Your hands are the most important working tool!

Facts about the Skin

The most important working tools for hairdressers are their hands. Healthy hands are not only giving a feeling of confidence to the hairdresser but also are a making a good impression on the customer. Only really healthy hands allow to deliver a good customer service and to achieve outstanding results when it comes to realising creative ideas. Skin care and protection, especially for the hands, are an essential element of a hairdressers creative art. Thus, the use of a hand protective care cream, which supports and reinforces the complex natural protective functions of the skin, is of extreme importance.

The human skin consists of several layers and is between one and four millimeters thick. The skin protects the human body from harming external influences, but is also itself a sensitive body organ, which needs care and protection itself especially in the challenging working environment of a hairdresser.

The upper skin layer (epidermis) protects the underlying tissue with its nerves and vessels from injuries, germs and other harming substances. One way to understand the barrier function of the uppermost layer of the skin – the horny layer (stratum corneum) – is to consider it as a brick wall.

The corneocytes (flat, dead skin cells made of tough protein) form the bricks and between these a double layer of lipids (fatty materials) and water make up the mortar. Some lipids have a hard crystal-like structure and are impermeable to water. Others lipids do not have this structure and they allow water to percolate through. So, the barrier is semi-permeable. This oil-like substance is produced by the sebaceous glands. Sebum helps waterproof the skin. Sebum forms a film on skin that keeps water in and irritants out.

View of the epidermis and the uppermost layer of the skin

– the “brick and mortar” structured horny layer (stratum corneum)

The horny layer (stratum corneum) is the main barrier for harming influences in the daily work of a hairdresser. It also makes sure that the skin keeps its moisture and does not dry out. All protecting and caring measures are focused on reinforcing a weakened stratum corneum and the epidermis and re-establishing its full natural functions. As a result the skin of the hairdresser stays in full health.

The elasticity, firmness and correct functioning of the stratum corneum depends on its moisture content. Retention of water is aided by substances in the skin called natural moisturising factors (NMFs). If the moisture content is too high or too low, it can affect the skin’s barrier properties. If the skin becomes overhydrated, for example from prolonged contact with water or from wearing gloves that prevent sweat from evaporating, it causes NMF production to stop. If the skin dehydrates, for example in an air-conditioned environment with low humidity, the corneocytes are not shed as normal and the skin becomes rough, thickened and flaky, eventually leading to cracking because of loss of elasticity. The ‘surface film’ on the epidermis also acts as a barrier, to prevent bacteria and other contaminants from penetrating the skin. The film is slightly acidic and can help to neutralise the contaminants that are typically alkaline in nature. Excessive use of harsh alkaline soaps can destroy the acidity of the film and hence the protection it offers. Problems occur when the skin’s barrier is breached.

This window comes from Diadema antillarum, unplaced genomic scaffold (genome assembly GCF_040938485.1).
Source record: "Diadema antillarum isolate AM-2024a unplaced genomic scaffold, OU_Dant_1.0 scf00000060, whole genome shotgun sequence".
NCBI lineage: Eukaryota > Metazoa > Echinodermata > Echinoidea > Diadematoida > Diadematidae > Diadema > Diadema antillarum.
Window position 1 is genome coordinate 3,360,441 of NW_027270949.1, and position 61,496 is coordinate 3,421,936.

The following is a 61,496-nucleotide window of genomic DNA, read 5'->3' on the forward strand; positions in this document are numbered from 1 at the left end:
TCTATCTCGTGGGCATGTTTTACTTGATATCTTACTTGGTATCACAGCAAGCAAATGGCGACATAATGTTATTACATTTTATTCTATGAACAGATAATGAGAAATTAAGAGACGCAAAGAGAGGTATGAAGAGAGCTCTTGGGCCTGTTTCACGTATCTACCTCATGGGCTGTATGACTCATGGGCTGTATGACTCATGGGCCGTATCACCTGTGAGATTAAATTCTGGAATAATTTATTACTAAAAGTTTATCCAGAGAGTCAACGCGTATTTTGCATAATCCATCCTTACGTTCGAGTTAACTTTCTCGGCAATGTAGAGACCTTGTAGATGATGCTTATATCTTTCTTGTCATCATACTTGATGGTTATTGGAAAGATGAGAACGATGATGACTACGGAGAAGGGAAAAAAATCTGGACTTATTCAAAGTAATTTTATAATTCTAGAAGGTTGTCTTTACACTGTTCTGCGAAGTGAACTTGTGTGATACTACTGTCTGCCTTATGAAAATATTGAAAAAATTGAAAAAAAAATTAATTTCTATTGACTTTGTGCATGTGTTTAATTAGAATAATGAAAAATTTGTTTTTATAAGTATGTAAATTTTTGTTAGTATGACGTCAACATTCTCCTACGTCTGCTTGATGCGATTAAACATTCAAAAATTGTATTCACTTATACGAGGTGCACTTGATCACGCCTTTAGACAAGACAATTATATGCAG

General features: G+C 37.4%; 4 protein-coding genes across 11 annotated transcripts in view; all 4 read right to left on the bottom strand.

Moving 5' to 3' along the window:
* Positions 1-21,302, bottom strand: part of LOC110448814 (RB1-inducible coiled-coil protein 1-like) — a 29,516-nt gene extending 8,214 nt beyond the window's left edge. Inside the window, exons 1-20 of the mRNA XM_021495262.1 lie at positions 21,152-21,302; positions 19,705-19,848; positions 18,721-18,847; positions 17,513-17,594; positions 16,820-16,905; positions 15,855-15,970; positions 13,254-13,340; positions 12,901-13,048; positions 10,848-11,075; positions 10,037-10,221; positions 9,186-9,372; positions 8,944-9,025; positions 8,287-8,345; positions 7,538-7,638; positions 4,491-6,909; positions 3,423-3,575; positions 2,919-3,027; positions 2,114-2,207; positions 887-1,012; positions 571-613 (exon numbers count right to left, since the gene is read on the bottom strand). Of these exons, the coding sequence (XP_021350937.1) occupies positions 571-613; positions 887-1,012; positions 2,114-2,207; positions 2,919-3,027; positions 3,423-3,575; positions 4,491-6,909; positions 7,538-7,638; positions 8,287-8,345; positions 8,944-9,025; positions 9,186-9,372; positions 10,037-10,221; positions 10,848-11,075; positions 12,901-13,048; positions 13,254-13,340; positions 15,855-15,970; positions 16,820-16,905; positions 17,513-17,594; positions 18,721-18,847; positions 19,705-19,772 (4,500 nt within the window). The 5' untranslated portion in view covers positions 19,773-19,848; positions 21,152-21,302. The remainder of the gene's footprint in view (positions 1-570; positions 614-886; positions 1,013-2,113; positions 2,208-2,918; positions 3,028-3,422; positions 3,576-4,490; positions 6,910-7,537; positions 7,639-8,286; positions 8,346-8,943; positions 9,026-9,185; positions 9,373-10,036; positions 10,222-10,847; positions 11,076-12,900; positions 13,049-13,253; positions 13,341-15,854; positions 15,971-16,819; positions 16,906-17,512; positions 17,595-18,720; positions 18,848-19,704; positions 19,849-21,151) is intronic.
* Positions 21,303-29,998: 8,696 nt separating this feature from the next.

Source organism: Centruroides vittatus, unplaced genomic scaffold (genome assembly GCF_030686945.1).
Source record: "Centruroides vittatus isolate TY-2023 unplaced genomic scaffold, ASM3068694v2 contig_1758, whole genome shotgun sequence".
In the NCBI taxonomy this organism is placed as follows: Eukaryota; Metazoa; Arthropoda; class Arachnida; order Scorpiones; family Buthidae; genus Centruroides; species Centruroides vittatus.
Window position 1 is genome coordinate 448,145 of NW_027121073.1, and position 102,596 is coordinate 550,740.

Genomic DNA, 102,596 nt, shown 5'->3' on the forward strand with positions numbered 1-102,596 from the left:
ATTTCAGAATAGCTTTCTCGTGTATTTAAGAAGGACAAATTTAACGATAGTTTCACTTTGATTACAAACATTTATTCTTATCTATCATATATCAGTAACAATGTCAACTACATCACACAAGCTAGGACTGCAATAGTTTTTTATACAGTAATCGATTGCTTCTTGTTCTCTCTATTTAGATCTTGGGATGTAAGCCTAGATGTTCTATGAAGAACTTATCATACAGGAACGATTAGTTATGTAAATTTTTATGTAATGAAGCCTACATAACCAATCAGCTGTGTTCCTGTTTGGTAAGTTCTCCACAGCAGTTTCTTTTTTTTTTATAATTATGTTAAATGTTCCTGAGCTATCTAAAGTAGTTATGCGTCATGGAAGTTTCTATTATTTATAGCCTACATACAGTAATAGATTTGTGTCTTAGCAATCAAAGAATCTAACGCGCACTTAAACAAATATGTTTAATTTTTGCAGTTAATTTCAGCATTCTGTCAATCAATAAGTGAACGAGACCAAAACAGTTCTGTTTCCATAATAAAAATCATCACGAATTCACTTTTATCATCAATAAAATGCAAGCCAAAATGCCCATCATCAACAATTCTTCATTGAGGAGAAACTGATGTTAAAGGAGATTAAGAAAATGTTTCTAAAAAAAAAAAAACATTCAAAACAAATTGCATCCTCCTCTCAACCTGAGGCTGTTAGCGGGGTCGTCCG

Dangers for the Skin

Sensitive, reddish and itchy skin, eczemas and allergies can be the result of overly stressed and unprotected hands. Physiological stress from water, chemicals, heat and the mechanical impacts from hair cutting using scissors is part of the daily work of a hairdresser, which can not be prevented. Unfortunately, these pressures are the cause for skin diseases being the most widely spread job related disease for hairdressers (over 70% of all diseases in that profession are skin related). Most in danger are those working continuously without longer interruptions with water and skin harming substances. *

But what happens to our hands under this physiological stress and what can be done against it?

Almost all hair treatment substances being used daily in a hair salon are chemicals. Additionally, there is an intense contact with water or a moist environment, as for example in protective gloves.

As a basic rule one can say that there is an increased risk of skin damages in those cases where hands are exposed more than two hours per day to wet or moist conditions. The water from shampooing is already sufficient to take away the natural protective oily shield of the skin (Sebum). Shampoos and other chemical working substances aggravate the negative effects. The skin becomes wrinkly and external substances and germs can enter deeply into the skin. This leads to sensitive, reddish and itchy skin which will result over time into eczema and other infections. The entrance of external substances, fragrances and chemicals can also lead to allergic reactions. Substances which so far where well received by the skin, can become the reason for allergic reactions on a skin without protection. The allergy causing substances can not be used by the hairdresser in the future anymore, which could have been prevented with the use of REAMIN® – the hand protective care cream especially for hairdressers.

In general, the most effective measures to prevent negative skin effects are gloves and using REAMIN®.